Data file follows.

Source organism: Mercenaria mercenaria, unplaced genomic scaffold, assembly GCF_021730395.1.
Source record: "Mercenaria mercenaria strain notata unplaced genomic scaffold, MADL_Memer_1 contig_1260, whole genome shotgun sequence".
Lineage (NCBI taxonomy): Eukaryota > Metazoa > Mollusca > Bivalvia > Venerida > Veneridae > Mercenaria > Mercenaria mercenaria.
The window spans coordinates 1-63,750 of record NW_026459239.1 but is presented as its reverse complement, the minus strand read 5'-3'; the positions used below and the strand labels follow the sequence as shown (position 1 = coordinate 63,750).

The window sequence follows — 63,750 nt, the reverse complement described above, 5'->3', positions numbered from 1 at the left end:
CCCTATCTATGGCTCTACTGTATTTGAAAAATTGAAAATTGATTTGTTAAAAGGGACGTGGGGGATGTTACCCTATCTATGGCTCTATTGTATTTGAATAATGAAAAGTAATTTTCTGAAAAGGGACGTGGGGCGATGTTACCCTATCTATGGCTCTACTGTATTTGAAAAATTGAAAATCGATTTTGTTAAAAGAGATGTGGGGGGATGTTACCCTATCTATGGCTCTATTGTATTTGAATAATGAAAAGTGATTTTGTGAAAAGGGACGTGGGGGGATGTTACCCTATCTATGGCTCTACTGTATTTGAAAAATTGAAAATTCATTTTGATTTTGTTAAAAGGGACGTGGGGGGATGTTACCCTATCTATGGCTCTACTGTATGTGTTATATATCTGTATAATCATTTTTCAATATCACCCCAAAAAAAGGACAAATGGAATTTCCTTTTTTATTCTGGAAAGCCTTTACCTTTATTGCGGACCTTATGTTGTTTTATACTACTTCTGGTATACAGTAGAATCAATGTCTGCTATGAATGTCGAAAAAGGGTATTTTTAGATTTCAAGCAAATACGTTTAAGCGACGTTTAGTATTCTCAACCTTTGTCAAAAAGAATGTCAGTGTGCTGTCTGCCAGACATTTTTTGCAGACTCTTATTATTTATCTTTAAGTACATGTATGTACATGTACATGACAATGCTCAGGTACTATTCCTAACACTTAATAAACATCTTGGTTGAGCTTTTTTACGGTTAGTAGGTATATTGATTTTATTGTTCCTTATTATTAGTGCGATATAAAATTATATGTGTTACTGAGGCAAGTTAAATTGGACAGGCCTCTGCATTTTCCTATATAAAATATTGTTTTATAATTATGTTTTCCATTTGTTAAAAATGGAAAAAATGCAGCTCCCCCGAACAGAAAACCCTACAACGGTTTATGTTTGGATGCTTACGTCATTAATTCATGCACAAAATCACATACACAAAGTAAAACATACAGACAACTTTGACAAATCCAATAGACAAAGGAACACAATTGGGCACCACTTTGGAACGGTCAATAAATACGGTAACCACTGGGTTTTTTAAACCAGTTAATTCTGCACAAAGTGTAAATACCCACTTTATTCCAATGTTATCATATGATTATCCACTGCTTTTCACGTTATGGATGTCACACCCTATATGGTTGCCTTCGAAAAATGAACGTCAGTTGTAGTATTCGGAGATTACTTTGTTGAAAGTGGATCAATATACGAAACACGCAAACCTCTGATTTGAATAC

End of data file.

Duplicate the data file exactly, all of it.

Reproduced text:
Source organism: Mercenaria mercenaria, unplaced genomic scaffold, assembly GCF_021730395.1.
Source record: "Mercenaria mercenaria strain notata unplaced genomic scaffold, MADL_Memer_1 contig_1260, whole genome shotgun sequence".
Lineage (NCBI taxonomy): Eukaryota > Metazoa > Mollusca > Bivalvia > Venerida > Veneridae > Mercenaria > Mercenaria mercenaria.
The window spans coordinates 1-63,750 of record NW_026459239.1 but is presented as its reverse complement, the minus strand read 5'-3'; the positions used below and the strand labels follow the sequence as shown (position 1 = coordinate 63,750).

The window sequence follows — 63,750 nt, the reverse complement described above, 5'->3', positions numbered from 1 at the left end:
CCCTATCTATGGCTCTACTGTATTTGAAAAATTGAAAATTGATTTGTTAAAAGGGACGTGGGGGATGTTACCCTATCTATGGCTCTATTGTATTTGAATAATGAAAAGTAATTTTCTGAAAAGGGACGTGGGGCGATGTTACCCTATCTATGGCTCTACTGTATTTGAAAAATTGAAAATCGATTTTGTTAAAAGAGATGTGGGGGGATGTTACCCTATCTATGGCTCTATTGTATTTGAATAATGAAAAGTGATTTTGTGAAAAGGGACGTGGGGGGATGTTACCCTATCTATGGCTCTACTGTATTTGAAAAATTGAAAATTCATTTTGATTTTGTTAAAAGGGACGTGGGGGGATGTTACCCTATCTATGGCTCTACTGTATGTGTTATATATCTGTATAATCATTTTTCAATATCACCCCAAAAAAAGGACAAATGGAATTTCCTTTTTTATTCTGGAAAGCCTTTACCTTTATTGCGGACCTTATGTTGTTTTATACTACTTCTGGTATACAGTAGAATCAATGTCTGCTATGAATGTCGAAAAAGGGTATTTTTAGATTTCAAGCAAATACGTTTAAGCGACGTTTAGTATTCTCAACCTTTGTCAAAAAGAATGTCAGTGTGCTGTCTGCCAGACATTTTTTGCAGACTCTTATTATTTATCTTTAAGTACATGTATGTACATGTACATGACAATGCTCAGGTACTATTCCTAACACTTAATAAACATCTTGGTTGAGCTTTTTTACGGTTAGTAGGTATATTGATTTTATTGTTCCTTATTATTAGTGCGATATAAAATTATATGTGTTACTGAGGCAAGTTAAATTGGACAGGCCTCTGCATTTTCCTATATAAAATATTGTTTTATAATTATGTTTTCCATTTGTTAAAAATGGAAAAAATGCAGCTCCCCCGAACAGAAAACCCTACAACGGTTTATGTTTGGATGCTTACGTCATTAATTCATGCACAAAATCACATACACAAAGTAAAACATACAGACAACTTTGACAAATCCAATAGACAAAGGAACACAATTGGGCACCACTTTGGAACGGTCAATAAATACGGTAACCACTGGGTTTTTTAAACCAGTTAATTCTGCACAAAGTGTAAATACCCACTTTATTCCAATGTTATCATATGATTATCCACTGCTTTTCACGTTATGGATGTCACACCCTATATGGTTGCCTTCGAAAAATGAACGTCAGTTGTAGTATTCGGAGATTACTTTGTTGAAAGTGGATCAATATACGAAACACGCAAACCTCTGATTTGAATAC